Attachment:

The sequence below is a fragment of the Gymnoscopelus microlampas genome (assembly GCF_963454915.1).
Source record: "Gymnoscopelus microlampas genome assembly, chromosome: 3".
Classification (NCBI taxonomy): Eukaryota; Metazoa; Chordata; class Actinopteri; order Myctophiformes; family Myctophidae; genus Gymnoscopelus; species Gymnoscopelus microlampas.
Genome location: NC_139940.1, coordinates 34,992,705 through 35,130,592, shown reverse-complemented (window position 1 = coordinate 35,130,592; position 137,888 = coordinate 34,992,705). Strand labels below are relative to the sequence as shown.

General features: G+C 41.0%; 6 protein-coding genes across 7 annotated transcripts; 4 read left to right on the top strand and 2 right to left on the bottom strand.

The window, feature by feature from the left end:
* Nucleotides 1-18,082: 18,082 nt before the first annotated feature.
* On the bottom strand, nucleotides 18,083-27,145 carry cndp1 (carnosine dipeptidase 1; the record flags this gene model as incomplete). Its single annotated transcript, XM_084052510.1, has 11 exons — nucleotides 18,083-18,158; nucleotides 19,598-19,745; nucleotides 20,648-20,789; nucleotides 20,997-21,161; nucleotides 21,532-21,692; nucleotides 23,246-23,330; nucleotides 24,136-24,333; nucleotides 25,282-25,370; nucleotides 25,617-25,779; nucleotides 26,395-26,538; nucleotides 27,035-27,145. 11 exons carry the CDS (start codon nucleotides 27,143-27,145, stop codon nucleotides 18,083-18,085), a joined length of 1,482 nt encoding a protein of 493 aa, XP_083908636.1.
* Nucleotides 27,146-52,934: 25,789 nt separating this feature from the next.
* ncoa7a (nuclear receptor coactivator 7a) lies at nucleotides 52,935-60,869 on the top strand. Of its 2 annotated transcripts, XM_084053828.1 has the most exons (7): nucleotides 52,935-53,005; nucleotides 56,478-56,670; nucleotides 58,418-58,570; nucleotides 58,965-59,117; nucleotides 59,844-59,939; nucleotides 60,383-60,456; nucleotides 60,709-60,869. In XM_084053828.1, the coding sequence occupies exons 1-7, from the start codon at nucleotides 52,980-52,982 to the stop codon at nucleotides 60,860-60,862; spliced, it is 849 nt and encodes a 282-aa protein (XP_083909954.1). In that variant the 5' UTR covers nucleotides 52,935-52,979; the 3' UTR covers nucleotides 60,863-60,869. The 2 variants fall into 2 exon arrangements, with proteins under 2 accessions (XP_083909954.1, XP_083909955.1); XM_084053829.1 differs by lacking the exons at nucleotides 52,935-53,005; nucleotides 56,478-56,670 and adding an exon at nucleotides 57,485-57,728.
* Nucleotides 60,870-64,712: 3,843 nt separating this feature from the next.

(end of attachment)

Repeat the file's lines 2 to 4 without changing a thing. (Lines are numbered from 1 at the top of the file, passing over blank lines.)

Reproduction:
Source record: "Gymnoscopelus microlampas genome assembly, chromosome: 3".
Classification (NCBI taxonomy): Eukaryota; Metazoa; Chordata; class Actinopteri; order Myctophiformes; family Myctophidae; genus Gymnoscopelus; species Gymnoscopelus microlampas.
Genome location: NC_139940.1, coordinates 34,992,705 through 35,130,592, shown reverse-complemented (window position 1 = coordinate 35,130,592; position 137,888 = coordinate 34,992,705). Strand labels below are relative to the sequence as shown.